Several hundred veterans of the U.S. armed forces, many of them homeless, poured into Seattle Central Community College on Sept. 12 to receive access to a wide variety of services at the second annual Seattle Stand Down event. And for the second year, representatives from DWT were there to lend a hand, and an ear.
Pro bono coordinator Julie Orr once again spearheaded DWT’s involvement, which grew significantly this year as five DWT attorneys took a shift. Ken Payson, a partner in the litigation group, volunteered at the event and helped to recruit other DWT attorney veterans as participants. Payson is a former Marine who served as a machine gunner during Operation Desert Storm. Also providing dedicated service were paralegal Patrick Watts (a veteran as well) and assistant Peg Benson.
Many vets who made their way to DWT’s table were looking for help expunging criminal records or repairing a drivers’ license suspension. “They were all trying to get on the right track,” says Ryan York, a partner in the corporate finance group who is currently in the U.S. Naval Reserve. “That was very encouraging. One vet I spoke to was starting to study for a diesel mechanic’s license and needed to be able to drive. That was a pervasive message: ‘I’m ready to get my life on track.’”
This year’s event put a special emphasis on attracting female vets. Several dozen came to a separate building catering to them, with free manicures offered. On the male side, most of the attendees were Vietnam-era vets, observes York, who recently spent a year deployed in Afghanistan. “I didn’t see any from the last decade or so.”
Ryan Gist, an associate on the litigation team, says some vets he spoke to were looking for a way to rectify a less-than-honorable discharge. “It was still following them ten years after leaving the service,” he says. “And in some cases, the offense was something that in today’s army might have resulted in a general, or even honorable, discharge.” Lifting the dishonorable discharge, he says, “can significantly improve a vet’s employment prospects.” Gist himself spent nine years in the Army, including time as a Ranger Forward Observer in Afghanistan and as a Company Commander in Iraq.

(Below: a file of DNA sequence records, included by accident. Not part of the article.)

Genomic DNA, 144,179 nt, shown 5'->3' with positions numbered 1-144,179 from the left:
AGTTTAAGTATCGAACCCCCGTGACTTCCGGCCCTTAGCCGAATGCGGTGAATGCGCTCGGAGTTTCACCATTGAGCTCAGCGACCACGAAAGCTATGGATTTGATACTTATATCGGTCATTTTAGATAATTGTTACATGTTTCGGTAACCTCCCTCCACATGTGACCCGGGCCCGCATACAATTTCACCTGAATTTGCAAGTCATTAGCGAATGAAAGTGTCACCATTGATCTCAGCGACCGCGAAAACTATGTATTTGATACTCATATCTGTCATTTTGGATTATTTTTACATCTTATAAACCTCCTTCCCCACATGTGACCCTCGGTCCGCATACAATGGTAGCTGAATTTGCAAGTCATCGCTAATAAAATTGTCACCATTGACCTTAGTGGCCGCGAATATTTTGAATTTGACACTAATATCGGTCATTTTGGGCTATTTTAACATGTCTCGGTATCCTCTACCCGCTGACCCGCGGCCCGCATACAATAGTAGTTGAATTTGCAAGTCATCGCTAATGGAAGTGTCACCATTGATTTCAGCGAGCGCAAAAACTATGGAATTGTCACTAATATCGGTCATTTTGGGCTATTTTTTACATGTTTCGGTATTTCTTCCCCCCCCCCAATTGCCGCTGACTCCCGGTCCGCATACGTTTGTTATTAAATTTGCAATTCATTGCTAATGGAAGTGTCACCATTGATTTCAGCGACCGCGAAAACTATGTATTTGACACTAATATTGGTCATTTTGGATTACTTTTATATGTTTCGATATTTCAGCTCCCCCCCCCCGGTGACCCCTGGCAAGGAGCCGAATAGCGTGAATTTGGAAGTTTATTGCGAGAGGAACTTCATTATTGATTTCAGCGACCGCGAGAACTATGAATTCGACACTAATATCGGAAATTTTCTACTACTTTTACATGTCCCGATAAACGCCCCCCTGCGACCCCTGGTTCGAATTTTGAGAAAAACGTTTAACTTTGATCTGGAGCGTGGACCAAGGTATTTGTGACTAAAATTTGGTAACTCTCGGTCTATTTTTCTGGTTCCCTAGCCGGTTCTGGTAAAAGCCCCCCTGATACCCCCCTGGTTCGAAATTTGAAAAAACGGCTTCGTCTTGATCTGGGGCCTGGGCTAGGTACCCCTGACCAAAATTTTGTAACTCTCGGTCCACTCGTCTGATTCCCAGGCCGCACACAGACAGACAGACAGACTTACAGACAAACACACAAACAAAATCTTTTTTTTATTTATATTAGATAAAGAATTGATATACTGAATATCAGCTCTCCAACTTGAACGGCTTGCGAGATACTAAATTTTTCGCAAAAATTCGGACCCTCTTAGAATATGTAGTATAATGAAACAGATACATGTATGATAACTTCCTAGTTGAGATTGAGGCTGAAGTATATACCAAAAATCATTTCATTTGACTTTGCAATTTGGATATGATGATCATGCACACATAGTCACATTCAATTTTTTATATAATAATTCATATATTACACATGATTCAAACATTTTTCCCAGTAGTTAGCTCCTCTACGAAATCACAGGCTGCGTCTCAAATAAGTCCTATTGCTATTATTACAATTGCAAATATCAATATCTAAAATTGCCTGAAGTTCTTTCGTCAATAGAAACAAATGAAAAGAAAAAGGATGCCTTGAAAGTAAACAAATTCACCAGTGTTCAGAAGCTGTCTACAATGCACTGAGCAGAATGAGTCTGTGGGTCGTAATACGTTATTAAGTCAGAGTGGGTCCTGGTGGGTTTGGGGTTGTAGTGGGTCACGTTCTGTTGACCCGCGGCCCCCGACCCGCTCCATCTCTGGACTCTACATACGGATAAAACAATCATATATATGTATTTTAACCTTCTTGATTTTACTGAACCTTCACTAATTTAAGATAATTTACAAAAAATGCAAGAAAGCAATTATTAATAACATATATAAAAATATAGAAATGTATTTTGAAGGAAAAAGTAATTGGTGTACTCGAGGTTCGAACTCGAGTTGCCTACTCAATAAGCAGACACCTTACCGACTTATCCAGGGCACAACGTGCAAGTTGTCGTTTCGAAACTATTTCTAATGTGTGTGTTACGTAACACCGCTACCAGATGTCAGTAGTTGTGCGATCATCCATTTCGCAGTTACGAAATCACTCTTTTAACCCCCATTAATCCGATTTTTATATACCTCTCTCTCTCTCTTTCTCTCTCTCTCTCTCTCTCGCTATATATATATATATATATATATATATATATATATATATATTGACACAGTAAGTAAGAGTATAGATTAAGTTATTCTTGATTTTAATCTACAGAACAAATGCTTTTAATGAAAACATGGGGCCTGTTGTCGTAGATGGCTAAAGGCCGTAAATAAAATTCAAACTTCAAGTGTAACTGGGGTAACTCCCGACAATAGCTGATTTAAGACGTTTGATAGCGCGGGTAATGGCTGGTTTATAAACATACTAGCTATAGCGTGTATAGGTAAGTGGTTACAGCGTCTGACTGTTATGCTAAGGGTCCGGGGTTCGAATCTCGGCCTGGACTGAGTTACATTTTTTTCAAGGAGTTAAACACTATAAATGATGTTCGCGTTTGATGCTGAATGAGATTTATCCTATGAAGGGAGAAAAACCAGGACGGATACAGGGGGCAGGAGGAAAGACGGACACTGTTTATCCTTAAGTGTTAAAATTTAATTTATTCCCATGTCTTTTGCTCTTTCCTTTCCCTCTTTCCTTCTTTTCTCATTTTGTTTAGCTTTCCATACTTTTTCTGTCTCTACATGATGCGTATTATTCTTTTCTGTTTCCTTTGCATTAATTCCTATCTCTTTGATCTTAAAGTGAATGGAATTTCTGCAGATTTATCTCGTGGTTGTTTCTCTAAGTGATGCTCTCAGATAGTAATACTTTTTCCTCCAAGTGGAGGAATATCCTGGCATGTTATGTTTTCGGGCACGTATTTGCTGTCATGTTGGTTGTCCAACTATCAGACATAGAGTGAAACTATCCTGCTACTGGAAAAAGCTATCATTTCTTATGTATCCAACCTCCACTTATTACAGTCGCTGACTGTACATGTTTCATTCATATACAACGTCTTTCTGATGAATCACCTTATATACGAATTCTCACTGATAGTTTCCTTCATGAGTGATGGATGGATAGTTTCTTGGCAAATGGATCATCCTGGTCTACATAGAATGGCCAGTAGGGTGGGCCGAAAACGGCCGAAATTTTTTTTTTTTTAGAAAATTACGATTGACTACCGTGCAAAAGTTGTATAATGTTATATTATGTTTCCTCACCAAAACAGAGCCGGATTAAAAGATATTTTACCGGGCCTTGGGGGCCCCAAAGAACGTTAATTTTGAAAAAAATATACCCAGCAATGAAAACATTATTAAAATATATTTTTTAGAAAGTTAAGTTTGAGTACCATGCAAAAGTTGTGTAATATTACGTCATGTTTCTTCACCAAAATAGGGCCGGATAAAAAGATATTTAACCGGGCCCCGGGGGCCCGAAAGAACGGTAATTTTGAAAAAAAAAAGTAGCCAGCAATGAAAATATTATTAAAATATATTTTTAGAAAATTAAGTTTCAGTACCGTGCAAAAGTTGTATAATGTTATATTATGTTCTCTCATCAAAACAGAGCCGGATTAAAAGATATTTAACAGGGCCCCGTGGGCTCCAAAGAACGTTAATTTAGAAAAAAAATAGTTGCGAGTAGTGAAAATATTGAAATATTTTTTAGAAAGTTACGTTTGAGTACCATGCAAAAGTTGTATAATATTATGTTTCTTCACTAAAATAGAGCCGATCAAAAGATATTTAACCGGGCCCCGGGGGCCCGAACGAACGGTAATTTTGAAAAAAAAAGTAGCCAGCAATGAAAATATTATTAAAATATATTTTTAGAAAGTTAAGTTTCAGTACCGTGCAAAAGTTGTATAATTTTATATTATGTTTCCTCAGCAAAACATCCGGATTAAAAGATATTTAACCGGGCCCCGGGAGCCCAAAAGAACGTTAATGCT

As at other legal clinics, DWT attorneys generally weren’t offering direct legal advice, but providing a screening service. “Often there are legal issues, and then there are other issues that are intertwined,” notes partner Monty Gray, who put in an early shift at the Stand Down event. Gray was on active duty with the U.S. Air Force Reserve back in the early ‘70s.
The advantage of Stand Down is that with so many service providers available, our team was able to send vets directly to the Veterans Administration, Northwest Justice Project, and other non-profit organizations to get long-term help. “It was great to have the services all in one place,” says Gist.
“For the folks at the Justice Project, it was helpful to have us get at the issues and be able to send a summary,” notes York. “That way they didn’t need to go through the entire process again.”
The Northwest Justice Project staff are “extremely knowledgeable,” says associate Joanne Montague, who came to Stand Down with experience volunteering several times a year at Seattle’s Downtown Emergency Services Center. One of the outcomes of the Stand Down event, she says, is that someone from the Project will call many of the inquiring vets within two weeks. “It was gratifying to know that some sort of follow-up was going to occur,” she says.
Full Fall 2012 Pro Bono Report